Continuous data availability: the focus should be on recovery, instead of backup
- Published: Monday, 12 December 2022 09:51
Ever-increasing levels of organizational data growth are far outpacing existing backup systems says Jason Lohrey. In this article he looks at the issue and what organizations can do to ensure that data protection systems are future-proof.
Data underpins every human endeavor. We are now in the Data Age, where data volumes quickly grow to billions and trillions of files. Terabytes of data are rapidly becoming petabytes to exabytes of data and beyond. According to IDC, the amount of new data created, captured, replicated and consumed is expected to more than double in size from 2022 to 2026 (1), and Statista Research predicts the world’s collective data creation will reach more than 180 zettabytes by 2025 (2).
Data-intensive organizations today are greatly challenged by the exploding data levels that are far outpacing existing backup systems. Keeping large-scale data sets secure and resilient is a significant challenge and traditional backup often proves unviable.
At the same time, vulnerabilities scale with data growth: corruption, malware, accidental deletion, mysteries. And the time it takes to find lost data with traditional backup systems increases with the amount of backup data stored. IT departments are constantly pulled into the task of data recovery. Data resilience for trillions of datums, and instant, self-serve, data recovery is not possible with backup as we know it.
Traditional backup works by scanning a file system to find and create copies of new and changed files. However, scanning takes longer as the number of files grows – so much so that it’s becoming impossible to complete scans within a reasonable time frame. They usually run during the night when systems are likely to be less volatile.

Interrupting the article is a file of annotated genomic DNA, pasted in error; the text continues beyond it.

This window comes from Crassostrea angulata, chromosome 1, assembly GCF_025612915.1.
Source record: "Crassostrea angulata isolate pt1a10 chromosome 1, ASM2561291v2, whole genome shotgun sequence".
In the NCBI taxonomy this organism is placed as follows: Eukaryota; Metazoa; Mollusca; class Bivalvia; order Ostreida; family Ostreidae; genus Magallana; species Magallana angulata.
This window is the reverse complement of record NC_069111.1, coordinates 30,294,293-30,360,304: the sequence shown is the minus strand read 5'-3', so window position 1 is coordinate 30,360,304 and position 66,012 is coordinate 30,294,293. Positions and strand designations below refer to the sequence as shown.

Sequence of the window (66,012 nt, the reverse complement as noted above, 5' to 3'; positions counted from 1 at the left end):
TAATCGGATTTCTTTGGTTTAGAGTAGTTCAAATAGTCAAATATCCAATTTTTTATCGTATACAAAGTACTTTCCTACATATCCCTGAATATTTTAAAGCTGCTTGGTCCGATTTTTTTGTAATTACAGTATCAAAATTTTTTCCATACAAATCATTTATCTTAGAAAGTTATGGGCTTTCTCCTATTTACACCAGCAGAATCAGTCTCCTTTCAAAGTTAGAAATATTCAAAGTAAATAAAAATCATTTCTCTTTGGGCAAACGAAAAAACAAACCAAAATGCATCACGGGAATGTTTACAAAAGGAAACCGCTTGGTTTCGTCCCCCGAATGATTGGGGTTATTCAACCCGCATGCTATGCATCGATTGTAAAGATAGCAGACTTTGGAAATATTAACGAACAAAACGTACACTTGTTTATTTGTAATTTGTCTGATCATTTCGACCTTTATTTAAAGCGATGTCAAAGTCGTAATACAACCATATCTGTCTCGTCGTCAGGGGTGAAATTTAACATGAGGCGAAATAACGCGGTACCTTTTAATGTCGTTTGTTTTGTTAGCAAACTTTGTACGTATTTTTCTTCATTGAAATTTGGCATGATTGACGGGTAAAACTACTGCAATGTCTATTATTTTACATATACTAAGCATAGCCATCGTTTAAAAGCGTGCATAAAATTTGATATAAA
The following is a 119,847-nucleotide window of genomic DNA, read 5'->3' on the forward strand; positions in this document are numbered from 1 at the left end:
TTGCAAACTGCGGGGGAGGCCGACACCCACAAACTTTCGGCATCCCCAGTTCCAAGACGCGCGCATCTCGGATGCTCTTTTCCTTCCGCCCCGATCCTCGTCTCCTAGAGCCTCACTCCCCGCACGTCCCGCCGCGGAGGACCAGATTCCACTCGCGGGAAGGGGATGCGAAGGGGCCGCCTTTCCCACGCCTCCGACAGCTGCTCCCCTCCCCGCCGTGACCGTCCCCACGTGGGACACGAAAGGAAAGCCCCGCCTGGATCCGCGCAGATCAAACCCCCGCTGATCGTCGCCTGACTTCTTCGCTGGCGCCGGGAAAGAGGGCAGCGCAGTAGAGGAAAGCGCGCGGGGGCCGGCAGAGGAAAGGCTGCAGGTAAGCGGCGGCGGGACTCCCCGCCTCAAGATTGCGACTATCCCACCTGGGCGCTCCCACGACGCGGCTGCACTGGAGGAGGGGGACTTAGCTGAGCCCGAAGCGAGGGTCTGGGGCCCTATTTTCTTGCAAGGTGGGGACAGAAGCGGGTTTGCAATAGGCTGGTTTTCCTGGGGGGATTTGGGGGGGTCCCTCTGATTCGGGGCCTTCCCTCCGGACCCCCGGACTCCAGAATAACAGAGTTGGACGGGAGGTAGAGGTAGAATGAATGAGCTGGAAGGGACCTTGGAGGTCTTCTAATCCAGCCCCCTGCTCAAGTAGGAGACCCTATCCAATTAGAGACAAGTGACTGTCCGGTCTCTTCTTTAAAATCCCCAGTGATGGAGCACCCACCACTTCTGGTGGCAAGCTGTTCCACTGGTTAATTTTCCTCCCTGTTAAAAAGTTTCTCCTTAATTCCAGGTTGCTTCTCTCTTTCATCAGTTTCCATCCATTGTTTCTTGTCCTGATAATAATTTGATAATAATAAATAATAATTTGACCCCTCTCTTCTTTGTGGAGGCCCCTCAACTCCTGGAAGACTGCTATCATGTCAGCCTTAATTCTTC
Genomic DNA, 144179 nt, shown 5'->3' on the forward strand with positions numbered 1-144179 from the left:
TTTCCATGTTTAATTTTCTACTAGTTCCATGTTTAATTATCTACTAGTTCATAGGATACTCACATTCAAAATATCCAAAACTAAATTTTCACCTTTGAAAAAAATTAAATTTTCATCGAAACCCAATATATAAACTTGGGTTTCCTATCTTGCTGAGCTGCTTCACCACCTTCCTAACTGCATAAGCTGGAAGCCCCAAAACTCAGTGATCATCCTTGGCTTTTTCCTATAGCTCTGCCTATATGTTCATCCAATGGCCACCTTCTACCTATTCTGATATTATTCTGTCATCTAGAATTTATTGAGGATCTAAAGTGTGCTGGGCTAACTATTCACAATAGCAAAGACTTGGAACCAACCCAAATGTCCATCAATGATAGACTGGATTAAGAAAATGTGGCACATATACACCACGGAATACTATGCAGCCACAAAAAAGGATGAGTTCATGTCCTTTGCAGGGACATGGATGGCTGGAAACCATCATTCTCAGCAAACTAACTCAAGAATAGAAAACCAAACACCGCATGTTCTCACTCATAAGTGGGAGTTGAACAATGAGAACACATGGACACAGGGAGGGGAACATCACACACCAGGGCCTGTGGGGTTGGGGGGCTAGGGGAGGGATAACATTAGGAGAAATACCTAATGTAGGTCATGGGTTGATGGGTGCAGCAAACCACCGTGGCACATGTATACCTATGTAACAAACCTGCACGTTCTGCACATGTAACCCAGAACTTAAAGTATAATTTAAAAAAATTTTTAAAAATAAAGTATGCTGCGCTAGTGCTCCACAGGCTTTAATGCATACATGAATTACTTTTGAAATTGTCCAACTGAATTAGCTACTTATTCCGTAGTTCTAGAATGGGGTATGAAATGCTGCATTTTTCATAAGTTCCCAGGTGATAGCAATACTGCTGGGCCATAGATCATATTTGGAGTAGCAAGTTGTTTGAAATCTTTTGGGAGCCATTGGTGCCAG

In addition, the process occurs at set intervals, which means any change before the next scan will be lost if there’s a system failure. Traditional backup cannot and does not meet the objective of zero data loss. Recovering data in petabyte sized repositories is time extensive. The process of recovery is not what it should be – it’s tedious and slow. When someone wants to recover data, they will typically ask an IT administrator for help to recover it.
The administrator will then ask them for the path and names of the missing files, along with the date and time they existed – many people will not remember those details exactly, and so begins a process where different backup sets are restored one after another and inspected until the missing or damaged files are found. That process can take hours, days, or longer, to recover data – a process that is inefficient and costly.
Deficiencies in securing, locating, and restoring data impede the goal of continuous data availability, forcing business leaders to accept data loss. Traditional backup solutions were not designed to handle the scale and complexity of today’s data, and there are significant limitations, including:
- Backup is a discrete process; access to data created between backups is lost.
- Backups and snapshots run during working hours negatively impact end-user productivity.
- Organizations must continually add storage for backups.
- Data recovery is an IT-intensive process that uses up valuable time and resources.
- Backup is particularly broken at scale.
- Recovering data is often a costly, clumsy, procedure that involves back-and-forth activity between users and IT teams and can take days or weeks to achieve.
Furthermore, enormous data growth makes organizations more vulnerable to cyber attacks such as ransomware cyber locking. Cybercrime can have a devastating impact on a business when it hits and for years following the initial attack.